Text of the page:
Drug experiments at CARE Research, a laboratory in Fort Collins, Colorado, that tests pharmaceuticals and medical devices, jeopardize the lives of beagles and provide unreliable results - while modern nonanimal methods ensure safer drugs for humans. That's why I'm asking you to join me by sharing your dog's photo to help #EndDogExperiments.
CARE Research, which has been cited for 17 violations of federal law since 2011, was investigated and fined by the federal government for the deaths of three beagles in 2011. Documents obtained through the Freedom of Information Act by the Physicians Committee for Responsible Medicine - where I am the director of academic affairs - uncover details about the investigation.
The federal government's report revealed that the dead beagles were bleeding internally and from the mouth when they were found - and that there was blood "pooled under the cage of one dog." The beagles had been used in experiments that required forcing a tube down their throats. But CARE Research neglected to find out exactly what killed the dogs. In November 2014, the Physicians Committee wrote to CARE Research requesting that it immediately stop experiments on its remaining beagles.
On May 19, doctors, dogs, and concerned citizens marked the fourth anniversary of the beagle deaths. But the facility still houses approximately 117 dogs.
Another investigation of CARE Research's questionable practices is long overdue. So we just filed a Petition for Investigation with Colorado's attorney general and the district attorney in Fort Collins. The petition alleges that CARE Research violated the Colorado Consumer Protection Act by falsely claiming it is fully compliant with federal regulations.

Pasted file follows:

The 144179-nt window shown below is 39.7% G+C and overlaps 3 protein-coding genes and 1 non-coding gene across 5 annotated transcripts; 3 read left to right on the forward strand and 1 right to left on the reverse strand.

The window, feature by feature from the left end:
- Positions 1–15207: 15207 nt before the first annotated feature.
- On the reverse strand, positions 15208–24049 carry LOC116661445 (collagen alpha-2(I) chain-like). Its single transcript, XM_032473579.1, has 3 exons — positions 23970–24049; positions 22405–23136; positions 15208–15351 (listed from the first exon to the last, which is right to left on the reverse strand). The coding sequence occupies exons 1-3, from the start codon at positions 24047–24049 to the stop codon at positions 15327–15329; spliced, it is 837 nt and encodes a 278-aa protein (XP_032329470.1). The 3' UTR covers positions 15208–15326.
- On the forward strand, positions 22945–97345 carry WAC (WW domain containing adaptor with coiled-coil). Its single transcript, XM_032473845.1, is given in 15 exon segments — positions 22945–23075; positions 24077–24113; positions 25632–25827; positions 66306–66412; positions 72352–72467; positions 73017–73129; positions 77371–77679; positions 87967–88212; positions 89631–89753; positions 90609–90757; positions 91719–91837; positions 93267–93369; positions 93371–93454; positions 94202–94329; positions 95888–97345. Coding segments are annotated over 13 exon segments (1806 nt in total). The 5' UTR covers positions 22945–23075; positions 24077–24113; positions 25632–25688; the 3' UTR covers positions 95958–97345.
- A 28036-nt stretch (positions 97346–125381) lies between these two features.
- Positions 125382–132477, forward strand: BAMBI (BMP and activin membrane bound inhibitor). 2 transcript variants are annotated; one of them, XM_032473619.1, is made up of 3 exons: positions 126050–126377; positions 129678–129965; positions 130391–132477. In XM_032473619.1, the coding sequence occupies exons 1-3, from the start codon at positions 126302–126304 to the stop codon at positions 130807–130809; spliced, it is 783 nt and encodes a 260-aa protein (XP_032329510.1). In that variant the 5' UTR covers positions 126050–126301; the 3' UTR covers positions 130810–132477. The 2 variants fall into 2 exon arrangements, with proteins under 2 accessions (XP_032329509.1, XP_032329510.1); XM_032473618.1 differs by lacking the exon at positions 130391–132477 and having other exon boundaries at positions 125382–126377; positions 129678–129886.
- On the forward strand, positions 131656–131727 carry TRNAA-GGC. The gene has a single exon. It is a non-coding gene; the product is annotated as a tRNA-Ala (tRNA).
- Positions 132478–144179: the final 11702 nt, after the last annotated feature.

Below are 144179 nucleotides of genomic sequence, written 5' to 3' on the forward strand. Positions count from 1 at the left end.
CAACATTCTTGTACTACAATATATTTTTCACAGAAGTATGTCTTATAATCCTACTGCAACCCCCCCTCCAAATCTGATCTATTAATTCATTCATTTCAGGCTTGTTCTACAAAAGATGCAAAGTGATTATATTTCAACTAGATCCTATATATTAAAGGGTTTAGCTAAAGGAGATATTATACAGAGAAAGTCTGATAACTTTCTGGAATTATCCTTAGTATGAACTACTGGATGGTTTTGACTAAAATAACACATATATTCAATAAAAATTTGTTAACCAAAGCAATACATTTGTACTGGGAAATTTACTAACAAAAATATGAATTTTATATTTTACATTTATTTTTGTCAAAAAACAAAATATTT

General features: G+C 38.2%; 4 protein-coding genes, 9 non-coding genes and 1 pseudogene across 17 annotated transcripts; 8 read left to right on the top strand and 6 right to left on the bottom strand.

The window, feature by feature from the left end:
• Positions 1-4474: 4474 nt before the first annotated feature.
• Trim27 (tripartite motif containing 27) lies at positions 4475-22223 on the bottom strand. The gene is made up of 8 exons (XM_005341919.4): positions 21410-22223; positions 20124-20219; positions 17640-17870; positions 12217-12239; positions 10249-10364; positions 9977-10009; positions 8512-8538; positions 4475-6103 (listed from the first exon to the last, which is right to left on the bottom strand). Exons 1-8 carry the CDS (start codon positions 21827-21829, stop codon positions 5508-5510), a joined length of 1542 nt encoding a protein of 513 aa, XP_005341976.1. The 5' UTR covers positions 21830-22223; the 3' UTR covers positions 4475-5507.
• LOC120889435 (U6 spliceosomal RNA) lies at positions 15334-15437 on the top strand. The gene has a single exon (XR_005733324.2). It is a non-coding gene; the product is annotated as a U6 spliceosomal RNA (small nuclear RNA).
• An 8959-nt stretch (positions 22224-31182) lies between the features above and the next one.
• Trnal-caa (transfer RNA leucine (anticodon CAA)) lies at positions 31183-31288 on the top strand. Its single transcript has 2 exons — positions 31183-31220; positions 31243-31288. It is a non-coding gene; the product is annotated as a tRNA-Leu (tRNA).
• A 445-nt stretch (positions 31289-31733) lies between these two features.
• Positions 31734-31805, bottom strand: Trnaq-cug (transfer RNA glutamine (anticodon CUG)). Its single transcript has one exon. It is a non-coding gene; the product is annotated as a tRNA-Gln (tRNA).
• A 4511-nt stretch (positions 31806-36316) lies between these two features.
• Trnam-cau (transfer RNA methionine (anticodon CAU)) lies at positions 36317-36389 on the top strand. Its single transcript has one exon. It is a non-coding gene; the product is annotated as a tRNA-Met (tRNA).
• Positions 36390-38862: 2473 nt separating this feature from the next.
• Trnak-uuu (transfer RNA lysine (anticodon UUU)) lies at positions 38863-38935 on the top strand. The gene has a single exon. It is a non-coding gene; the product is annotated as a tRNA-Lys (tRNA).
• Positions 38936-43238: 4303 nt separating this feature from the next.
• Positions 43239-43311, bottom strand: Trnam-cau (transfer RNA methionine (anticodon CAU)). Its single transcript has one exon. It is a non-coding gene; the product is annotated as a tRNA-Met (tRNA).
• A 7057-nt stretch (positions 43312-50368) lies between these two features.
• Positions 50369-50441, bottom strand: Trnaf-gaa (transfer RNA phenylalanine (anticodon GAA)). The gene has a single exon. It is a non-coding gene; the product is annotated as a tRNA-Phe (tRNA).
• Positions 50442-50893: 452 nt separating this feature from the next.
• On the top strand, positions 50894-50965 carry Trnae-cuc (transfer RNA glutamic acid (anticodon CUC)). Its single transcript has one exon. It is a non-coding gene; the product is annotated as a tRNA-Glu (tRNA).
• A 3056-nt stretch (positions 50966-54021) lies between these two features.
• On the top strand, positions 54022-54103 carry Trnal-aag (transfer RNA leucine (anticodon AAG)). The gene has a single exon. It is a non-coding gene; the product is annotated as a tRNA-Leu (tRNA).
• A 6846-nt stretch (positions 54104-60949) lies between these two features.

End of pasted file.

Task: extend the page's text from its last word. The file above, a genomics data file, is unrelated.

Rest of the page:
Fully complying with the Animal Welfare Act would be a step in the right direction. But it will not ultimately spare the beagles - who will continue to be used in experiments - or guarantee safer drugs for humans. CARE Research, like many other contract research organizations continues to use beagles and other animals to conduct experiments for pharmaceutical companies, despite the fact that as many as 96 percent of animal-tested drugs fail in humans - most notoriously Vioxx.
But I have a solution that even the National Institutes of Health would support. CARE Research should transition to human-relevant methods.
NIH recently stated that organ-on-a-chip technology "generated more accurate data" than animal testing methods and that animal tests "can be costly and poor predictors of drug response in humans."
Join me today: Share your dog's photo to help #EndDogExperiments. It could help save the lives of beagles and humans.